Start Out Small

September 22, 2003

Focus on your breath. And as for what’s going to happen when you focus on the breath, put that thought aside. And where the meditation is going to take you and how it’s going to take you there: Put those thoughts aside as well. Be careful not to anticipate too much, because when you know too much in advance, it’s not really knowing. A lot of it is guesswork. A lot of our preconceived notions come from ignorance. That’s precisely what we’re trying to get rid of, and yet our ignorance shapes the way we practice. So when you meditate, it’s important to clear away as many of those expectations as possible. Just be with the breath: When the breath comes in, know it’s going in; when it’s going out, know it’s going out. That’s all you really have to know right now. As for what’s going to happen with the next breath or the one after that, wait until those breaths come.

Ajaan Fuang once noted that we now have lots of books on meditation, lots of explanations, and in some ways it’s a help, but in other ways it’s a hindrance — a hindrance in that many of our perceptions and memories picked up from books and Dhamma talks clutter up the present moment. They actually get in the way of seeing what’s going on. And this gets compounded with our general impatience: We want to see results fast, and in order to make them happen fast we squeeze them too much in the direction we think they’re supposed to go. But a lot of the genuine results of the meditation have to come from simply allowing the causes to do their work, to develop on their own, without your having to push them too much in any particular direction. So if you see your thoughts leaning into the next moment or what’s going to happen further on in the future, just pull back to stay balanced right here, right now. Look after the causes, and the results will take care of themselves.

As Ajaan Lee often advises in his talks, start out small. Notice where you feel the breath, and then watch it. If it doesn’t seem comfortable, you can nudge it into what seems to be a more comfortable direction. Don’t be in too great of a hurry to go on to the next step, because we want to come from a position of strength, of real knowledge, as we meditate.

There’s a passage in the Canon where the Buddha says that a person who doesn’t have a basic level of happiness and inner goodness simply cannot do goodness. Sounds like a Catch-22, but that’s not the point. The point is we all have a certain amount of goodness in our minds, and so we should tap into that first. The goodness here not only means good intentions but also a good-natured attitude toward what you’re doing, a good-natured attitude toward the people around you. That’s why we recite that chant on goodwill every night. You have to bring a certain level of humor to the practice: the humor that allows you to laugh at your mistakes without getting bitter. When you get bitter, you start lashing out at people around you. You start criticizing the techniques — there are all kinds of things you can criticize. But if you can sit back for a minute and tap into your own basic good-natured attitude — and it’s there inside all of us — try to bring that to the fore, and then work from that. It may be a small thing, but you’ve got to start small.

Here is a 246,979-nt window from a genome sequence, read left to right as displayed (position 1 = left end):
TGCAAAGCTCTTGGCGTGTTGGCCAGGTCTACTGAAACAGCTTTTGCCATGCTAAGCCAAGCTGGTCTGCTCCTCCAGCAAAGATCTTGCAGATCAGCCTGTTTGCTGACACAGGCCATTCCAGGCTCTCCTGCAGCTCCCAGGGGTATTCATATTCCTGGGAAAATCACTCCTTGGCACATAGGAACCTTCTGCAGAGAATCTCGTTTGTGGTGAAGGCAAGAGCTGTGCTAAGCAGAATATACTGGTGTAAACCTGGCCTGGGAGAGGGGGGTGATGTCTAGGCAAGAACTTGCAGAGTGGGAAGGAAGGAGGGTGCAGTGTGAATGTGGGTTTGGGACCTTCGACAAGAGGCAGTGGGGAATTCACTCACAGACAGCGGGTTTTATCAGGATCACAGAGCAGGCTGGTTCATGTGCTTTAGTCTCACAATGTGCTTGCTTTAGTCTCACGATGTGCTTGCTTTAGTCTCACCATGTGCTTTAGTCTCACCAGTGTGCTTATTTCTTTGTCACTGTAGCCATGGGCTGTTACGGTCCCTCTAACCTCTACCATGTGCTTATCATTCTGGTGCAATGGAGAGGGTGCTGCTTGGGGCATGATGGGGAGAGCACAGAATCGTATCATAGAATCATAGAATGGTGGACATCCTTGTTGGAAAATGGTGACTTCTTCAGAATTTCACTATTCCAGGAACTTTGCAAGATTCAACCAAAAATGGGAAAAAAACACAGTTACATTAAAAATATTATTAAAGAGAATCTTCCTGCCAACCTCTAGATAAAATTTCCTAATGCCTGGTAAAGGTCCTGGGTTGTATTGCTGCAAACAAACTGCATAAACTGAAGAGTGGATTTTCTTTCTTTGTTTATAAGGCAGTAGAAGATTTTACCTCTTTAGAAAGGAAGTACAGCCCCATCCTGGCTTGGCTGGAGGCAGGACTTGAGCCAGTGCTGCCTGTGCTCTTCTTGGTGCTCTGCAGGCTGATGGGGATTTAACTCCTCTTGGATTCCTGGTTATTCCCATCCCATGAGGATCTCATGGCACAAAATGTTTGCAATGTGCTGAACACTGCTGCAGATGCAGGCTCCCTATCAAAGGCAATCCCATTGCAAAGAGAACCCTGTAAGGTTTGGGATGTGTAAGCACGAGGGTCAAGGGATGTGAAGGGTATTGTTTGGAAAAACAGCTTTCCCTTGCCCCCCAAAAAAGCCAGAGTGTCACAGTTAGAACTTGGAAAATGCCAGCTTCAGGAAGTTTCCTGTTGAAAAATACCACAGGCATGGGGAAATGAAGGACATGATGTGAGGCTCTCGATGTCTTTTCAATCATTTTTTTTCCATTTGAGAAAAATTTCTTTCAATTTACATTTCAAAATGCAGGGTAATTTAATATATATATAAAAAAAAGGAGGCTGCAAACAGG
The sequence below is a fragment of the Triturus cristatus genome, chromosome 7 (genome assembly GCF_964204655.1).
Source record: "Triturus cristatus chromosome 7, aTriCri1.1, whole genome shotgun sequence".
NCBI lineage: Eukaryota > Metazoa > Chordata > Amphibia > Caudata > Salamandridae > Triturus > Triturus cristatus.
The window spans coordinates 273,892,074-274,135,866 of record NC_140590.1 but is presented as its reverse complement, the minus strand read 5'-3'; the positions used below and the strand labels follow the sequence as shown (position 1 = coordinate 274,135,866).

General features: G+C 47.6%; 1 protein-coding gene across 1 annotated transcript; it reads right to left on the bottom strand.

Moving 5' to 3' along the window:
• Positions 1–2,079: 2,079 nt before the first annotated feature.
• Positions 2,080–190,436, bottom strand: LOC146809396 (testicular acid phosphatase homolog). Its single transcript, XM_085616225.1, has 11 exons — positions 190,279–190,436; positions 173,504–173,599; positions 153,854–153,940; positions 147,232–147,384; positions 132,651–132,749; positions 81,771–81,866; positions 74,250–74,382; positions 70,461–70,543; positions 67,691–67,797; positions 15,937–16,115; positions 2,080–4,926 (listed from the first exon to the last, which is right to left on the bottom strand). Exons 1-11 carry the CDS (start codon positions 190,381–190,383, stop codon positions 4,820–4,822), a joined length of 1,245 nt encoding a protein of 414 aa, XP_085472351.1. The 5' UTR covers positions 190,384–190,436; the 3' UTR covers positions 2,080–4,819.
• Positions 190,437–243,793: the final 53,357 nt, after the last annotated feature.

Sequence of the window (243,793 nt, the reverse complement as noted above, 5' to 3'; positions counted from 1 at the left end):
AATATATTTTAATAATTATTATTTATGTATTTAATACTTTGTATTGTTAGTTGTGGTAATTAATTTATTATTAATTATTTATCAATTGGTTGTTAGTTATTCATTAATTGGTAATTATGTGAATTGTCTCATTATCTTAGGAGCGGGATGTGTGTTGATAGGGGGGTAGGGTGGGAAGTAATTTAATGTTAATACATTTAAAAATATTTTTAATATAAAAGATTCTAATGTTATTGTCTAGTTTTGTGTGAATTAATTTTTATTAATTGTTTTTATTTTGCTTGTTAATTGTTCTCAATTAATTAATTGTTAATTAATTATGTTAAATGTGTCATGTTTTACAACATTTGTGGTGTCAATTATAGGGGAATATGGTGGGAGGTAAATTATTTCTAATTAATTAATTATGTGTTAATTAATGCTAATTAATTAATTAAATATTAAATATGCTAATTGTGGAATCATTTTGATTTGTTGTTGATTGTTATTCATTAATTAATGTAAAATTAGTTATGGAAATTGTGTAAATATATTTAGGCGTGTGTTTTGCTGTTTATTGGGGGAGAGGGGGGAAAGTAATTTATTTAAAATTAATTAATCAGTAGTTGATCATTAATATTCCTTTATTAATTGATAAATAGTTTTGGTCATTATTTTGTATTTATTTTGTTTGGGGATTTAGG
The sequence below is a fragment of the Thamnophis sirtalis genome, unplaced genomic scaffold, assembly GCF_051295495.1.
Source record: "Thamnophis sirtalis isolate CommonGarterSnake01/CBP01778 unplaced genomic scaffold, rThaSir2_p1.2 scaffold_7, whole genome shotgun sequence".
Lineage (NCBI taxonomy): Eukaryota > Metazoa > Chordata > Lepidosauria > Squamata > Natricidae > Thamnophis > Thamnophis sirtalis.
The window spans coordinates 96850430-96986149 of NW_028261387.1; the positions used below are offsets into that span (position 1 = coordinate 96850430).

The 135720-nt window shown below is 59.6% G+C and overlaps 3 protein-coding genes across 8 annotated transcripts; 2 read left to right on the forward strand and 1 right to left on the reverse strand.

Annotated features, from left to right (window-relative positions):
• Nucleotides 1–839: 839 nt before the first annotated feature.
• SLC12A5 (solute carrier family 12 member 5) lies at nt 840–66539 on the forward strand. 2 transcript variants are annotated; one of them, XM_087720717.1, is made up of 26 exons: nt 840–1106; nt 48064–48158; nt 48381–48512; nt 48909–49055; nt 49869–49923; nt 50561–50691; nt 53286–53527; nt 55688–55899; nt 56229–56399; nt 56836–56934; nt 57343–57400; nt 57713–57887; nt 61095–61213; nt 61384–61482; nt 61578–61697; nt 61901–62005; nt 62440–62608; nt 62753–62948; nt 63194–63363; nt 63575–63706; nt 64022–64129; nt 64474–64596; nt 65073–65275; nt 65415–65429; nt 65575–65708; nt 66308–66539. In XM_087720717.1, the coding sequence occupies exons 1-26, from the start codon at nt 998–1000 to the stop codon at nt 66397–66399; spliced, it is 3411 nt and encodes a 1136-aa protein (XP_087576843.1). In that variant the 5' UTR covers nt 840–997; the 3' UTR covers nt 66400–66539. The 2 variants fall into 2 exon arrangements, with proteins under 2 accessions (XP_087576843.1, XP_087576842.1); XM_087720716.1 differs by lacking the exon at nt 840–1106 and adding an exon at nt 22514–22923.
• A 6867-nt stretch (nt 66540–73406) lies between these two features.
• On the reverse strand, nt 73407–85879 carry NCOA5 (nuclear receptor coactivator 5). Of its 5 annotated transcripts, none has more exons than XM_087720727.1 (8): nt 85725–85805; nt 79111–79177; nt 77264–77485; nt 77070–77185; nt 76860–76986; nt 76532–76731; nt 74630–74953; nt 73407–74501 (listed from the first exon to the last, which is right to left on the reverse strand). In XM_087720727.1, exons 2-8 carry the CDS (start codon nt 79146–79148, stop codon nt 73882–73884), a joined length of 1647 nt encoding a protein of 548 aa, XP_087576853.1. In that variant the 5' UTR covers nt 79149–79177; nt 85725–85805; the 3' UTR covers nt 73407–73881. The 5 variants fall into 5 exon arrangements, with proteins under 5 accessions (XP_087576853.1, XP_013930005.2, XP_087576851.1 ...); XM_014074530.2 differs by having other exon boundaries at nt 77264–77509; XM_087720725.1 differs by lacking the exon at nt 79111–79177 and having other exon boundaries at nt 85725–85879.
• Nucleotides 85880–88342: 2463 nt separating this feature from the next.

Start with what you know. The breath is coming in. You know that? Yes, you know that. It’s going out. You know that? Yes, you do. Okay, know just that much. Don’t forget that. Is it comfortable or not? Well, you may not be sure. Could it be more comfortable? Experiment and see. Try to sensitize yourself to how the breathing feels. Without this level of sensitivity, the meditation becomes mechanical. When it’s mechanical, it becomes a chore. And when it’s a chore, the mind will rebel. So ask yourself: What really feels good when you’re breathing right now? If you can’t figure out what really feels good, hold your breath for a while until the mind comes to the point where it’s screaming at you: “Breathe! You’ve got to breathe!” Then, when you breathe, notice what feels really good as you breathe in. Take that as a guide.

We in the West seem to be especially cut off from our own bodies. We’re so much in our heads that the area of the body becomes unexplored territory, like those old maps from the fifteenth and sixteenth centuries that would show distorted coastlines of continents with big blank spaces in the middle. “Here be tygers,” they would say. Who knew what was in there? It’s the same with the body: We know a little bit about it, but there are huge unexplored areas inside.

So take as your beachhead this one point where you know the breath is coming in. You know the breath is coming out. You know whether it’s comfortable or not, and you begin to get a sense of what adjustments can be made to make it more comfortable — so that it feels really good just breathing in and out right there.

As for the other steps in the meditation, put them aside for the time being. Make sure you’ve got this step well under control. The people who try to take on too much at once are the ones who end up not mastering anything at all. Even if your progress is incremental, at least it’s progress. You’re building solidly on a solid foundation. That’s what matters. Otherwise the meditation is like a ladder that you lean up against an unstable wall: You may be able to climb very high, but when the wall falls down, you’re going to be in really bad straits. Try to build step by step on a solid staircase. Build on what you really know.